Training in health care administration, supervision, consultation, program development, and evaluation.
Supervision, development, and evaluation of Psy.D. students in all aspects of their work. Introduction to clinical interviewing skills, therapeutic relationship, theories of psychotherapy, and common factors in psychotherapy and clinical assessment.
Intermediate level practicum experience of supervision, development, and evaluation of Psy.D. students in all aspects of their work.
Advanced practicum experience. Supervision, development, and evaluation of Psy.D. students in all aspects of their work.
Practicum focusing on refining clinical and research skills. Supervision, development, and evaluation of the Psy.D. student in all aspects of her or his work.
Basic scaling theory with emphasis on metric, non-metric, and individual-differences multidimensional scaling models and methodology. Applications of scaling methods to measurement problems in the behavioral and health sciences, education, and business.
Discriminant analysis, canonical correlation analysis, and multivariate analysis of variance.
Exploratory factor analysis with emphasis on applications in the behavioral and health sciences, education, business, including the description and use of available software.
Selected issues in applied statistics.
Introduction to mathematical formulations in a wide range of psychological research including learning theory, decision and choice, reaction time, theory of signal detection, and other selected topics.
Confirmatory factor analysis, path analysis and structural equations models, analysis of covariance structures, least squares and maximum likelihood estimation, and application to psychological processes.
An introduction to multilevel modeling and hierarchical linear modeling in the behavioral sciences. Content includes both the theory behind and the application of multilevel modeling, including the analysis of unconditional models, estimation of effect size, conditional effects, growth curve models, and the analysis of dyadic data.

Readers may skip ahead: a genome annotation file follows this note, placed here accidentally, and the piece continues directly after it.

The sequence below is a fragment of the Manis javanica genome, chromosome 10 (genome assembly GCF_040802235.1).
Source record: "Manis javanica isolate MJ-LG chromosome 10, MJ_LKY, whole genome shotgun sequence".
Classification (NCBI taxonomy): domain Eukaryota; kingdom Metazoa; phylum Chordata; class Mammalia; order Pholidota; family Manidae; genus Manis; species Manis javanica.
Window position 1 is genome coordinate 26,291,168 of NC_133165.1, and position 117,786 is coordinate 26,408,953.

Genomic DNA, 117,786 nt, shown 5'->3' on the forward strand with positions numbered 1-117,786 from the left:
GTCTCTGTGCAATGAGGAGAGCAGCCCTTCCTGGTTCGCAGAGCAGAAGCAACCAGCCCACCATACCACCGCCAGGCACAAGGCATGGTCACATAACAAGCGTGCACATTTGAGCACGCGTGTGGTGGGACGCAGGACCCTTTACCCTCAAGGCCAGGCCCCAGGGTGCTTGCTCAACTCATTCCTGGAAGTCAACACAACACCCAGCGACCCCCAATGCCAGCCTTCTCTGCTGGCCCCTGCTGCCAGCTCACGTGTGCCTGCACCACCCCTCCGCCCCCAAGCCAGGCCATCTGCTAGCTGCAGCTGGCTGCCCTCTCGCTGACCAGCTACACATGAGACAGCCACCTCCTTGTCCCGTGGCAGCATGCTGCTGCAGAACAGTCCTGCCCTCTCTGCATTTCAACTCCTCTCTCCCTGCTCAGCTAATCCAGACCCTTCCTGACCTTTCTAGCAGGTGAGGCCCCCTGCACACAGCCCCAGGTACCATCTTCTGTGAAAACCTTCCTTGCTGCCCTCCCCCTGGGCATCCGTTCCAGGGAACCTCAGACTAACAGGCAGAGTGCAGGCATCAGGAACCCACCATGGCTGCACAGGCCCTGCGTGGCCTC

D. students only. This course is designed to provide an overview of emotional and behavioral disorders of children and adolescents and theoretical foundations and applications of psychological assessment with this population.
Continued study of cognitive-behavioral psychotherapy. Introduction to third wave cognitive-behavioral psychotherapies including dialectical behavior therapy, acceptance and commitment therapy, motivational interviewing, mindfulness, theory, and applications. Lab required.
Theory and research of clinical intervention procedures including family therapy used with children and adolescents with psychological disorders.
Theory, research, and practice of systems approaches to group, couples, and family psychotherapy. Experiential practice in refining psychotherapy skills.
D. students only. Current research and theory on cognitive-behavioral therapy approaches to clinical problems.
D. students only. Introduction to assessment principles and approaches. Administration, scoring, and interpretation of intellectual, cognitive, and neuropsychological measures. Introduction to integrated report writing.
Continued study of assessment. Introduction to objective and projective personality measures and disorder-based assessments and integration of the tests with various cognitive, intellectual, or neuropsychological measures. Lab required
For research credit prior to admission to candidacy for an advanced degree. May be repeated for credit.
Opportunity for clinical psychology doctoral students to develop further their clinical research skills. Course may be repeated.
Advanced study in an area of psychology not covered by formal courses. Course may be repeated with a different topic of study.
Statistics program. Supervised experience in statistical research, consulting, and teaching. Course may be repeated each semester.
Selected laboratory methods and techniques in Experimental Psychology. May be repeated with change in content. Maximum of 3 credit hours per semester with an overall maximum of 12 credit hours.
Research, data analysis, writing, and oral defense of an approved master’s thesis. At least three hours are required.
Course open only to fourth-year clinical psychology doctoral students who are off campus on internship. Must be taken for three semesters.
Supervised research for developing and writing a Dissertation Prospectus Proposal that will be subject to review and approval by the Supervisory Committee.
Supervised research for the doctoral dissertation. These hours may be distributed over more than one semester.